The region’s acting medical of health responded to and reposted a fake comment purported to be from the premier last Wednesday. Nearly one week (and over 1,000 likes) later, Hirji still hasn’t deleted the erroneous tweet.
Throughout the pandemic, Niagara’s acting medical of health Dr. Mustafa Hirji has warned and worried about the spread of misinformation regarding the efficacy of vaccines, enforced inoculation, mask wearing and the like.
Way back in May 2020, Hirji tweeted “In the #COVID-19 #pandemic, the @WHO has highlighted that misinformation—the #Infodemic—carries potentially as much risk as the virus. Recognition of reliable #PublicHealth authorities helps combat the infodemic.”
He’s gone to great lengths as the region’s face of public health to rebut alleged ‘fake news’ and provide residents with what he perceives to be the most accurate, up-to-date information available.
And yet, despite these efforts, Hirji himself recently circulated misinformation related to the pandemic, and when confronted by his mistake decided to effectively double down instead of deleting the error.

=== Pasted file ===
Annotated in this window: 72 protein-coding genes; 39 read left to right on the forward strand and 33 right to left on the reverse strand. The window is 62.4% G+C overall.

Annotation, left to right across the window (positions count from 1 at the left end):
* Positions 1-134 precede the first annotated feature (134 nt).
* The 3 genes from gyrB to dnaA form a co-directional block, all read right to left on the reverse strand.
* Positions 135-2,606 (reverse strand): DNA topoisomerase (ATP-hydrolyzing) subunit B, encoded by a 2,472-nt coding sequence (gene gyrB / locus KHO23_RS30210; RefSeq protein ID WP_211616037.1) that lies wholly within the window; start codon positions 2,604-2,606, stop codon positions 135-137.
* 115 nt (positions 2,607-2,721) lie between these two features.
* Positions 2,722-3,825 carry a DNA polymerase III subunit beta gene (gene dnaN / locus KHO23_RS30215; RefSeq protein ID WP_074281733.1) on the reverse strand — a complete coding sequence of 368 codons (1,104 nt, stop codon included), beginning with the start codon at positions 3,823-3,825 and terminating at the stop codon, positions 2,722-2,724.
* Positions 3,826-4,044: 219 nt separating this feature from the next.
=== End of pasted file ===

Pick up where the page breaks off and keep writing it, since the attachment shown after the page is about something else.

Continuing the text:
On April 6, a Twitter account attributed to a ‘Bill O’Leary’ posted: “BREAKING: Ontario reports 40 per cent increase in COVID hospitalizations over last seven days. Asked to comment, Premier Ford stated, ‘Everyone can stay calm, the province purchased thousands of hospital beds so I’m confident one will be available when you need it’. @fordnation”.
Oblivious to the patently fake comment’s satirical nature – notwithstanding its creator’s Twitter bio: ‘BREAKING news is best served with a dash of satire!’ – Hirji reposted the tweet, stating: “I think we’d rather be healthy & not in a hospital bed with our families anguishing over whether we’ll be ok. The goal of pandemic management isn’t to have hospital beds for everyone. It is to keep as many people as healthy as possible, while keeping the economy & society open.”
In response to Hirji’s retort, Premier Doug Ford’s executive director of media relations Ivana Yelich informed the doctor that: “That’s a fake quote from the premier.”
It took Niagara’s head of public health a full three hours to acknowledge his mistake.
But instead of deleting the disinformed tweet, Hirji simply buried a feeble mea culpa in thread format below his original post: “I am advised this is a satire account. Apologies for being duped. Don’t believe the quote. I stand by the principles in my response.”
One week later, the error is still posted to Hirji’s personal Twitter. It has nearly 300 retweets and over 1,000 likes from users.